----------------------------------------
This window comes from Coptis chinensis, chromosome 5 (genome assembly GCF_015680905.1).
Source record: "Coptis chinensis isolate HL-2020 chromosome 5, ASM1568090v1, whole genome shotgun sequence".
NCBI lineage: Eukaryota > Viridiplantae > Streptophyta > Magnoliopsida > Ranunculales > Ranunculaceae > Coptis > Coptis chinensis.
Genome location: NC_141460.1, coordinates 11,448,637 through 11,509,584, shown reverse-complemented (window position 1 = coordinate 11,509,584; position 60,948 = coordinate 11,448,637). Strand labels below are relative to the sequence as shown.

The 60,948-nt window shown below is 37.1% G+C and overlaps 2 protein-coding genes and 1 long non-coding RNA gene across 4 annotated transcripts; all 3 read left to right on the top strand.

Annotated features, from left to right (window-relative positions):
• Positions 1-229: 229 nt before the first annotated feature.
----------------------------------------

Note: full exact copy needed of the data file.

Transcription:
This window comes from Coptis chinensis, chromosome 5 (genome assembly GCF_015680905.1).
Source record: "Coptis chinensis isolate HL-2020 chromosome 5, ASM1568090v1, whole genome shotgun sequence".
NCBI lineage: Eukaryota > Viridiplantae > Streptophyta > Magnoliopsida > Ranunculales > Ranunculaceae > Coptis > Coptis chinensis.
Genome location: NC_141460.1, coordinates 11,448,637 through 11,509,584, shown reverse-complemented (window position 1 = coordinate 11,509,584; position 60,948 = coordinate 11,448,637). Strand labels below are relative to the sequence as shown.

The 60,948-nt window shown below is 37.1% G+C and overlaps 2 protein-coding genes and 1 long non-coding RNA gene across 4 annotated transcripts; all 3 read left to right on the top strand.

Annotated features, from left to right (window-relative positions):
• Positions 1-229: 229 nt before the first annotated feature.